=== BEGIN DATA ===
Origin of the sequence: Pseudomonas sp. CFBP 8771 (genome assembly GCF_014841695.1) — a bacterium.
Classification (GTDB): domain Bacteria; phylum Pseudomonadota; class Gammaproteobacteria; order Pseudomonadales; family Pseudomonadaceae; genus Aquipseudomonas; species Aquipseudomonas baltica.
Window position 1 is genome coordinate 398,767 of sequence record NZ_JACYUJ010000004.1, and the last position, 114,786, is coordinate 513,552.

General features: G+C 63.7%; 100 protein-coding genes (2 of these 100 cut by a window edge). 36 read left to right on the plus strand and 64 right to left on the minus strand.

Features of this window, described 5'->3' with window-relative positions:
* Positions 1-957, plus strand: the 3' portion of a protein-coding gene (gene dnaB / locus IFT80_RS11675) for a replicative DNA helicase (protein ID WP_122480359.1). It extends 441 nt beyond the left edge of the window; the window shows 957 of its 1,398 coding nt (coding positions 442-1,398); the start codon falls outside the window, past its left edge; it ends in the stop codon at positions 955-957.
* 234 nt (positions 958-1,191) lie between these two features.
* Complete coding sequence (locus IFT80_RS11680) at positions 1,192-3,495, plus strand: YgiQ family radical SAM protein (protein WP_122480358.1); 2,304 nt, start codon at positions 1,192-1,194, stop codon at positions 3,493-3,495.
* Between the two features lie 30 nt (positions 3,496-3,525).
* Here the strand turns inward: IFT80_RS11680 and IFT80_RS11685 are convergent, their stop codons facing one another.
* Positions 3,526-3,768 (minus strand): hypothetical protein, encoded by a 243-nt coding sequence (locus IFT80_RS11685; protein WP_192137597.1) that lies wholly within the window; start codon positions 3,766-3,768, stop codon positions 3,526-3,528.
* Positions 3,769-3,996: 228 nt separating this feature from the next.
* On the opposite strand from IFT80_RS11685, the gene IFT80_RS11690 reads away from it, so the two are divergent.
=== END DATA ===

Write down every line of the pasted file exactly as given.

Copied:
Origin of the sequence: Pseudomonas sp. CFBP 8771 (genome assembly GCF_014841695.1) — a bacterium.
Classification (GTDB): domain Bacteria; phylum Pseudomonadota; class Gammaproteobacteria; order Pseudomonadales; family Pseudomonadaceae; genus Aquipseudomonas; species Aquipseudomonas baltica.
Window position 1 is genome coordinate 398,767 of sequence record NZ_JACYUJ010000004.1, and the last position, 114,786, is coordinate 513,552.

General features: G+C 63.7%; 100 protein-coding genes (2 of these 100 cut by a window edge). 36 read left to right on the plus strand and 64 right to left on the minus strand.

Features of this window, described 5'->3' with window-relative positions:
* Positions 1-957, plus strand: the 3' portion of a protein-coding gene (gene dnaB / locus IFT80_RS11675) for a replicative DNA helicase (protein ID WP_122480359.1). It extends 441 nt beyond the left edge of the window; the window shows 957 of its 1,398 coding nt (coding positions 442-1,398); the start codon falls outside the window, past its left edge; it ends in the stop codon at positions 955-957.
* 234 nt (positions 958-1,191) lie between these two features.
* Complete coding sequence (locus IFT80_RS11680) at positions 1,192-3,495, plus strand: YgiQ family radical SAM protein (protein WP_122480358.1); 2,304 nt, start codon at positions 1,192-1,194, stop codon at positions 3,493-3,495.
* Between the two features lie 30 nt (positions 3,496-3,525).
* Here the strand turns inward: IFT80_RS11680 and IFT80_RS11685 are convergent, their stop codons facing one another.
* Positions 3,526-3,768 (minus strand): hypothetical protein, encoded by a 243-nt coding sequence (locus IFT80_RS11685; protein WP_192137597.1) that lies wholly within the window; start codon positions 3,766-3,768, stop codon positions 3,526-3,528.
* Positions 3,769-3,996: 228 nt separating this feature from the next.
* On the opposite strand from IFT80_RS11685, the gene IFT80_RS11690 reads away from it, so the two are divergent.